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Itchy, biting feet

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Itchy, biting feet
  • For the life of me I can't remember what this is a sign of.  Butch (chihuahua) has been biting at his feet, like they itch.  For some reason I remember - could be wrong - that this is specific.  Related to what they've eaten or an airborne allergy or something. 
     
    Does anyone know what I'm thinking of?  Anyone with a crystal ball or anything??
     
    Food - Nutro Ultra.   He's strictly indoors, but goes out to potty, then right back inside.  We've not sprayed the yard with chemicals or fertilizer or anything, so I don't think that's it.  Should I try bottled water?  Maybe being so small the chemicals in the city water bother him?
     
    Man, I know I heard something about itchy feet.....
  • Well I don't know specifically whether it's food or environmental allergies that typically cause the itchy feet, but I honestly think it could be one or both.  I assume that anything that he's been exposed to in the backyard or where you walk him is the same as usual?  Nothing has changed in the diet (food or treats)?  Has he ever done the licking feet thing before?  My allergy lab has gone thru several episodes of this before and I was never quite sure if it was food or environmental issues (she has both).  I have found that using benadryl helps but even better and easier is using the tea solution to calm the itching.  I just brew some tea bags and make it stronger than I'd normally drink.  I let it cool and then saturate the paws with that and then blot them dry.  It seems to really calm things down.  Good luck and I hope you find out what the culprit is.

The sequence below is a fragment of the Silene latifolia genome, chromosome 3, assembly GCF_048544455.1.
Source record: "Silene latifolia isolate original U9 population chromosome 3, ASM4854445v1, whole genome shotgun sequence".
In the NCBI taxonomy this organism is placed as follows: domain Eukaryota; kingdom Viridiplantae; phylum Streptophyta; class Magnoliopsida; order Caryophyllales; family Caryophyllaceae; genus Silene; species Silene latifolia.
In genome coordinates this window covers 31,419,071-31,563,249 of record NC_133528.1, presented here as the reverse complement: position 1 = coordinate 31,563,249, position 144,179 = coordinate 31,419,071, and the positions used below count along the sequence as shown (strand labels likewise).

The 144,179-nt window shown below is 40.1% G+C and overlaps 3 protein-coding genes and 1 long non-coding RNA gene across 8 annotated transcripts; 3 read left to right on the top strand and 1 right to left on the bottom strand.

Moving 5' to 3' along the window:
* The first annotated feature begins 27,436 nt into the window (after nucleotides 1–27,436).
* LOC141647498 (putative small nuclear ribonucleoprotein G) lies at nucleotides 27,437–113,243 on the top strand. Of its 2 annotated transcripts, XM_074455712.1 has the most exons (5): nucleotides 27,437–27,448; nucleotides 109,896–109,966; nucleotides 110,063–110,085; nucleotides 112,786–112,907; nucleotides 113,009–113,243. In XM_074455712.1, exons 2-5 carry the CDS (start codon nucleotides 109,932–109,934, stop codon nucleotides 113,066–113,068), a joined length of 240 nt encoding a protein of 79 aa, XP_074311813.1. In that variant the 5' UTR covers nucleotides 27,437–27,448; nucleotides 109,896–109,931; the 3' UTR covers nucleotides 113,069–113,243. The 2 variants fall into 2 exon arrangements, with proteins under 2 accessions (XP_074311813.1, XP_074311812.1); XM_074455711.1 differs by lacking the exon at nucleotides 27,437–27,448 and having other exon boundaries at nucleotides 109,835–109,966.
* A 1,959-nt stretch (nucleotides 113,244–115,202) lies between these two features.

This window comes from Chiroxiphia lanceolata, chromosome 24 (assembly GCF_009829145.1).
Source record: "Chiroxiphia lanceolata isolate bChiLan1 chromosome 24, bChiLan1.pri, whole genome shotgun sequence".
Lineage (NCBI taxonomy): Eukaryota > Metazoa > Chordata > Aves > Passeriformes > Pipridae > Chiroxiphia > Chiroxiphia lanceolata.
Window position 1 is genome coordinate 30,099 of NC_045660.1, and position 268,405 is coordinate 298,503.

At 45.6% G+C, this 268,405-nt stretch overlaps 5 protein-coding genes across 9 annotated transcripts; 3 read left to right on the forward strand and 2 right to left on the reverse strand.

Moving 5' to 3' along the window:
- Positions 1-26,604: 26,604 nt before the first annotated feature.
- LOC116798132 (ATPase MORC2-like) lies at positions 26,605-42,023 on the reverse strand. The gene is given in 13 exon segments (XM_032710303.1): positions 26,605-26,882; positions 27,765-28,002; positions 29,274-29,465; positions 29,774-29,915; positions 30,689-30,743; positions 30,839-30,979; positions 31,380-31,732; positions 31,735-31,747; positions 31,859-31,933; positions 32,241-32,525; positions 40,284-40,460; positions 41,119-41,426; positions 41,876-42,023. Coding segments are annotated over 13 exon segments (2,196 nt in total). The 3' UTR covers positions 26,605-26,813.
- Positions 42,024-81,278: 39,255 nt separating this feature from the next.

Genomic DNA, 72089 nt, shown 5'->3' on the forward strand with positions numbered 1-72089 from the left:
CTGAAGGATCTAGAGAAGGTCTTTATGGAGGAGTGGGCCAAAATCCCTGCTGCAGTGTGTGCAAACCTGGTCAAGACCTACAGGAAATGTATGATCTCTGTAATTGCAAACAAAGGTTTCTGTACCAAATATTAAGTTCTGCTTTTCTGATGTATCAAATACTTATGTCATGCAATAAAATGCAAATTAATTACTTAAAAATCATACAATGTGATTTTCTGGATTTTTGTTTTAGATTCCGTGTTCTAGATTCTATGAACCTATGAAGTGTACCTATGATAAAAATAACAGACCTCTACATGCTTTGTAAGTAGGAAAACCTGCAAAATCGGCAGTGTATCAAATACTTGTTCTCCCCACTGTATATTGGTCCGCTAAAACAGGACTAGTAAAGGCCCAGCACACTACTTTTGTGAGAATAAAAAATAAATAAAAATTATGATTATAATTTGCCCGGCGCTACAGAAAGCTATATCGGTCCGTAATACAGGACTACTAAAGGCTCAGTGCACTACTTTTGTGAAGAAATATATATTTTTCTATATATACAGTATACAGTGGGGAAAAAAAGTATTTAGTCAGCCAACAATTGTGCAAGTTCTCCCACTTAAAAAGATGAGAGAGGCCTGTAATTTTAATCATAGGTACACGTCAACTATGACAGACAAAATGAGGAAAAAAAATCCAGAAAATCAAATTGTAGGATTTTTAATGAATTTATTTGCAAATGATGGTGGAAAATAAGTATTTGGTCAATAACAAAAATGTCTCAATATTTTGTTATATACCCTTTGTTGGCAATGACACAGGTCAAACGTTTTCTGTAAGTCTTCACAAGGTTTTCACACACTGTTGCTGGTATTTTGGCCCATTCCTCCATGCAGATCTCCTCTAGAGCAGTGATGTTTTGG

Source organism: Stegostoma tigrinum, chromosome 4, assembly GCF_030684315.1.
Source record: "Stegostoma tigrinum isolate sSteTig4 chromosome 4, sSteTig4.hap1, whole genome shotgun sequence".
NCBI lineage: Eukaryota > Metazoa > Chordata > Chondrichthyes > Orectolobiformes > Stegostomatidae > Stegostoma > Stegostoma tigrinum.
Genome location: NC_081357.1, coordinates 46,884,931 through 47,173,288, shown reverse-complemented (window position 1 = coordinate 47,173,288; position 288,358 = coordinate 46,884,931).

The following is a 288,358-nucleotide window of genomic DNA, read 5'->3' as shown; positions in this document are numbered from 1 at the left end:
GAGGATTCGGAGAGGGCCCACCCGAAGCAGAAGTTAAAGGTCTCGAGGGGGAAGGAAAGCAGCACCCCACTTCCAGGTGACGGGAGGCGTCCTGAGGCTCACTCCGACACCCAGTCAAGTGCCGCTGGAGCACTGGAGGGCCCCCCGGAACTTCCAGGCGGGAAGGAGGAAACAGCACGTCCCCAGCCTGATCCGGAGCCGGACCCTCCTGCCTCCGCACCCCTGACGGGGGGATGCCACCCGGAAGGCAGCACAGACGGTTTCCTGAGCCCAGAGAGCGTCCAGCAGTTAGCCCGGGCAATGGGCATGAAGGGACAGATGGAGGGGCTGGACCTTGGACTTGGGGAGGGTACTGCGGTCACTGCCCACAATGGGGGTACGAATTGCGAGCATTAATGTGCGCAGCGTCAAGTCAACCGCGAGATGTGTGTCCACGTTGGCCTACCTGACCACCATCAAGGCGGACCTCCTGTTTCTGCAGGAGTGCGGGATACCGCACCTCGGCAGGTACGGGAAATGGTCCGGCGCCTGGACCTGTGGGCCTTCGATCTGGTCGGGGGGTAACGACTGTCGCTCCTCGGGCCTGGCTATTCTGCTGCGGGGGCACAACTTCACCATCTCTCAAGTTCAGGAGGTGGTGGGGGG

• ORIGINAL: mrs1885

    <snipped>Man, I know I heard something about itchy feet.....

     
    I am guessing you are thinking of yeast.
  • Malassezia yeast, one of the top 4 itchiest dermatological problems a dog can have. Generally a secondary infection with an underlying allergy problem. Has your dog just recently become itchy, or is this an ongoing problem.
  • Malassezia yeast, one of the top 4 itchiest dermatological problems a dog can have


    I agree, and if you use the tea like Cathy said it should help a lot; also, sudsing the feet with Selsun Blue, leaving it on for about 15 minutes, and then rinsing thoroughly also helps kill the yeast. Since you live in Florida you have to deal with outdoor allergies year round; if you lived further north the cause could probably be narrowed to a food or indoor allergy. Jessie has both environmental and food allergies and one thing that's helpful in preventing yeast infections is to use MalAcetic Wipes on her feet a couple times a week;  [linkroduct_id=459-0109]http://www.jbpet.com/Shopping/productb.asp?catalog_name=jbwholesale&;product_id=459-0109[/link].  >http://www.jbpet.com/Shopping/productb.asp?catalog_name=jbwholesale&;product_id=459-0109]http://www.jbpet.com/Shopping/productb.asp?catalog_name=jbwholesale&;product_id=459-0109[/link].   My vet recommended them and charged $15 for a container. By ordering multiple containers a few times a year I save on what the vet charges.